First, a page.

The first Enquiry must be, whether any Man can do more than he ought to do? Where we are to consider, That though a Man, as a Christian, is in the state of Page  32 Grace, yet he is not in the state of Innocence, nor can be, till he arrives at the state of Glory, where all Infir∣mities will be done away. For as he is Flesh and Blood, liable to be tempted to evil, and apt to commit it, he must expect to meet with Afflictions and Crosses from the World without, and the Suggestions and Tempta∣tions of the Devil from within: And being naturally more prone to Evil than Good, I think it a hard thing to say, That 'tis in his power to do more Good than is requir'd he should do, and a harder to prove it.

Under the Law, Men were not able to keep the Law perfectly, nor to walk in the Commandments of God as they ought. For Moses himself, who took them from God's mouth, and gave them to the Israelites, err'd in so much, that he must not enter the promised Land. That Text, Josh. 11. 15. has been objected by some Gentlemen of the Church of Rome, but plainly to no purpose. For any one may see, that Joshua's keeping the Commandments, was only his doing those things he was commanded to do, in order to establish the Israelites in the Inheritance of the Land of Canaan. And we find the same Joshua in another place asserting the impossibility of serving God, Josh. 24. 19. at least he did not believe Men could do more.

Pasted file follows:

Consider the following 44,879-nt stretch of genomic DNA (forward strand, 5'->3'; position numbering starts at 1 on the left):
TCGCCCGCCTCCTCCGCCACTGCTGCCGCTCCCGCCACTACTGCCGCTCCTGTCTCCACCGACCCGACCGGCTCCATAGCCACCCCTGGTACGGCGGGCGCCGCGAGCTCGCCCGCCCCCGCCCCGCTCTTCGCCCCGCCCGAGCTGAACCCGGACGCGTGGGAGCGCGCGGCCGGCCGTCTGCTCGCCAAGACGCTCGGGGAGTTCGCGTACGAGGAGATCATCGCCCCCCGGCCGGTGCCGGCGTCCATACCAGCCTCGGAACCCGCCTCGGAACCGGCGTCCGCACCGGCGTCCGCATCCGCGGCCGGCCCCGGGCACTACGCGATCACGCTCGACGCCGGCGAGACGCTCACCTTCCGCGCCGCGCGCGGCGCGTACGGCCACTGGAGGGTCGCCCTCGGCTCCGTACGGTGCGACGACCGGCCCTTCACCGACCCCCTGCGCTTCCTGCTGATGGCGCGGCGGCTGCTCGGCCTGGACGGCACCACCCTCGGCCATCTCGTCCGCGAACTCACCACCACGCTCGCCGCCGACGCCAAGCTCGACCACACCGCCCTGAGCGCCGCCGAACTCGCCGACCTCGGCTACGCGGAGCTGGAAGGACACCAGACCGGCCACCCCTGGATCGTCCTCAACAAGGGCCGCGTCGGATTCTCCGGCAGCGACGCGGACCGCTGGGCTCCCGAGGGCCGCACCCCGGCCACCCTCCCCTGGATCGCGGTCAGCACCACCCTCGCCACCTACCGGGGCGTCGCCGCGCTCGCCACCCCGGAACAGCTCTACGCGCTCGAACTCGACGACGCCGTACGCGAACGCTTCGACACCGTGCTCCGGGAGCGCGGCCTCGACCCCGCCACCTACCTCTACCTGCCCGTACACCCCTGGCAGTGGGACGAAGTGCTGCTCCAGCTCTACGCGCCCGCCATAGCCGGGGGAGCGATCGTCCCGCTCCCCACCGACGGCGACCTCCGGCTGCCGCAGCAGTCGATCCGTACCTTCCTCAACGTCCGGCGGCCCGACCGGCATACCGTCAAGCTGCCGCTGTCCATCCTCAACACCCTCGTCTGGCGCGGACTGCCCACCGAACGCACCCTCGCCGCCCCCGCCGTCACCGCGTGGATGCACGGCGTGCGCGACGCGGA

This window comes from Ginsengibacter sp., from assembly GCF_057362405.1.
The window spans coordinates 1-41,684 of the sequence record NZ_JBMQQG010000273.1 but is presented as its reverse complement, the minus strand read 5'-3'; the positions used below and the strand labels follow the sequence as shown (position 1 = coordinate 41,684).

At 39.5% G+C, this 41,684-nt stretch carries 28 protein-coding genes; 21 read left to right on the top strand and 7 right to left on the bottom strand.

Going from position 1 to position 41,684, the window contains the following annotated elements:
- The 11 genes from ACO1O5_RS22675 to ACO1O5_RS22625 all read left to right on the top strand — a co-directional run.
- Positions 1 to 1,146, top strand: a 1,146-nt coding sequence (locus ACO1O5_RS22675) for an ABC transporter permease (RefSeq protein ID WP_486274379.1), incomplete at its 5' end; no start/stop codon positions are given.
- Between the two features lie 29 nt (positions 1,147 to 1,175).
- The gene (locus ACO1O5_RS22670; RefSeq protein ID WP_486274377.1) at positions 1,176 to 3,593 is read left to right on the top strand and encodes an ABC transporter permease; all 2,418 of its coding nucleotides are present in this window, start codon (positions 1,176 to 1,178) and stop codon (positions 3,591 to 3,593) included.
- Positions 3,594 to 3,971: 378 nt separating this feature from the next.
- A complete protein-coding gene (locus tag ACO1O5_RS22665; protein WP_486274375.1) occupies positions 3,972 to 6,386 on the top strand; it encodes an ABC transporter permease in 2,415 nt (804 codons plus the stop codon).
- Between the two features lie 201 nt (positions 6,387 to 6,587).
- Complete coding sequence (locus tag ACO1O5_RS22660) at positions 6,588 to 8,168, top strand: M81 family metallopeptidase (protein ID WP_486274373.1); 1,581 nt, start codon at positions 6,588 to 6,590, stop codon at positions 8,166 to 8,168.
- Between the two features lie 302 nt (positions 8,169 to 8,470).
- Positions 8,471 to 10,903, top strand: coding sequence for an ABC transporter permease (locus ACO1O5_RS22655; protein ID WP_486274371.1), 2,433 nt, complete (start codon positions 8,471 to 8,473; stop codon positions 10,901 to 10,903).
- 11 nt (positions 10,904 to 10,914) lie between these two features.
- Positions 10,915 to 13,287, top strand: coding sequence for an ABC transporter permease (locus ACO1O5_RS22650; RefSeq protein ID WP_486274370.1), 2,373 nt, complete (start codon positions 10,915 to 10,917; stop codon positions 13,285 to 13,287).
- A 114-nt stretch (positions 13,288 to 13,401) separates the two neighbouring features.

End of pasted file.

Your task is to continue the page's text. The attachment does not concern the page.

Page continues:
It may be objected, That the light of the Gospel is much clearer than that of the Law, and the burthen ea∣sier to be born, &c. But for all that, 'tis certain the Gospel requires as full and perfect Obedience as ever the Law did. Nay, it proceeds farther; for under the Law Men thought it no great Crime to murther their Neigh∣bour in his good Name, so they let his Body alone: They also thought it no Sin to Lust after a Woman, provided they did not come to Action. But under the Gospel our Saviour tells us the contrary Ye have heard, that it was said by them of old time, Thou shalt not kill; and whosoever Page  33 shall kill, shall be in danger of the Judgment. But I say unto you, That whosoever is angry with his Brother without a cause, shall be in danger of the Judgment; and whoso∣ever shall say unto his Brother, Racha, shall be in danger of the Council: but whosoever shall say, Thou Fool, shall be in danger of Hell Fire. Again, Ye have heard that it was said by them of old time, Thou shalt not commit Adultery. But I say unto you, That whosoever looketh on a Woman, to lust after her, hath committed Adultery with her already in his heart, Matth. 5. 21, 22, 27, 28. So that we may see, though the Law was such a yoke as neither we nor our Fore-fathers were able to bear, Act. 15. 10. yet the Yoke of the Gospel is not so light as to be run away with. As easie as it is, 'tis very irksom to Flesh and Blood; yet 'tis what we must bear so long as we live, and then it is God's mere Mercy, if the heavier yoke of Everlasting Misery is not laid on us instead of it.